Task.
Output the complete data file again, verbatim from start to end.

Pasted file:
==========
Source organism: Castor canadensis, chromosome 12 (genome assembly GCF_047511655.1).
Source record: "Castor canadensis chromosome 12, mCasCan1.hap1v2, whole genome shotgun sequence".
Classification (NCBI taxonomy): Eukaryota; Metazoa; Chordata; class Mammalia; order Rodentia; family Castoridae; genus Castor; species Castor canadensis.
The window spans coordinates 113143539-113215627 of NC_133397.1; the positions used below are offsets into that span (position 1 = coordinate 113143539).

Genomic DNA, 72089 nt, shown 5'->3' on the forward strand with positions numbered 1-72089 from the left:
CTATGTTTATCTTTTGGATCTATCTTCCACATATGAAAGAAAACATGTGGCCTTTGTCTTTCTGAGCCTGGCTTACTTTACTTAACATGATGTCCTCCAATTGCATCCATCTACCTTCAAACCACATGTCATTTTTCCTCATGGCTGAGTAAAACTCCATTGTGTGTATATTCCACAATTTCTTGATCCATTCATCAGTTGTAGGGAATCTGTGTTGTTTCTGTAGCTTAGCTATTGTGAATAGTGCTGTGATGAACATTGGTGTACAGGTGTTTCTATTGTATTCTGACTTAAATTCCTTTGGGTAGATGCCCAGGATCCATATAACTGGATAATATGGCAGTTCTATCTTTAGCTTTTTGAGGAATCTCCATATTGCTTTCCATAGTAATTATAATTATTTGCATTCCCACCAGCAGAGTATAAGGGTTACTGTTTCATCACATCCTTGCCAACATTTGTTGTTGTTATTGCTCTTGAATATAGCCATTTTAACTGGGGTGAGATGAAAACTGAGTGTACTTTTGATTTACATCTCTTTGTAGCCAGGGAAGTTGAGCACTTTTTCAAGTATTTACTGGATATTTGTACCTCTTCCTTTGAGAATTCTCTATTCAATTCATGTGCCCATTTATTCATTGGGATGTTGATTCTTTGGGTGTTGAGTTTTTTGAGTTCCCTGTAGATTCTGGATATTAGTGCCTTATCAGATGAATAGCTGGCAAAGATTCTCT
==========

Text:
Source organism: Castor canadensis, chromosome 12 (genome assembly GCF_047511655.1).
Source record: "Castor canadensis chromosome 12, mCasCan1.hap1v2, whole genome shotgun sequence".
Classification (NCBI taxonomy): Eukaryota; Metazoa; Chordata; class Mammalia; order Rodentia; family Castoridae; genus Castor; species Castor canadensis.
The window spans coordinates 113143539-113215627 of NC_133397.1; the positions used below are offsets into that span (position 1 = coordinate 113143539).

Genomic DNA, 72089 nt, shown 5'->3' on the forward strand with positions numbered 1-72089 from the left:
CTATGTTTATCTTTTGGATCTATCTTCCACATATGAAAGAAAACATGTGGCCTTTGTCTTTCTGAGCCTGGCTTACTTTACTTAACATGATGTCCTCCAATTGCATCCATCTACCTTCAAACCACATGTCATTTTTCCTCATGGCTGAGTAAAACTCCATTGTGTGTATATTCCACAATTTCTTGATCCATTCATCAGTTGTAGGGAATCTGTGTTGTTTCTGTAGCTTAGCTATTGTGAATAGTGCTGTGATGAACATTGGTGTACAGGTGTTTCTATTGTATTCTGACTTAAATTCCTTTGGGTAGATGCCCAGGATCCATATAACTGGATAATATGGCAGTTCTATCTTTAGCTTTTTGAGGAATCTCCATATTGCTTTCCATAGTAATTATAATTATTTGCATTCCCACCAGCAGAGTATAAGGGTTACTGTTTCATCACATCCTTGCCAACATTTGTTGTTGTTATTGCTCTTGAATATAGCCATTTTAACTGGGGTGAGATGAAAACTGAGTGTACTTTTGATTTACATCTCTTTGTAGCCAGGGAAGTTGAGCACTTTTTCAAGTATTTACTGGATATTTGTACCTCTTCCTTTGAGAATTCTCTATTCAATTCATGTGCCCATTTATTCATTGGGATGTTGATTCTTTGGGTGTTGAGTTTTTTGAGTTCCCTGTAGATTCTGGATATTAGTGCCTTATCAGATGAATAGCTGGCAAAGATTCTCT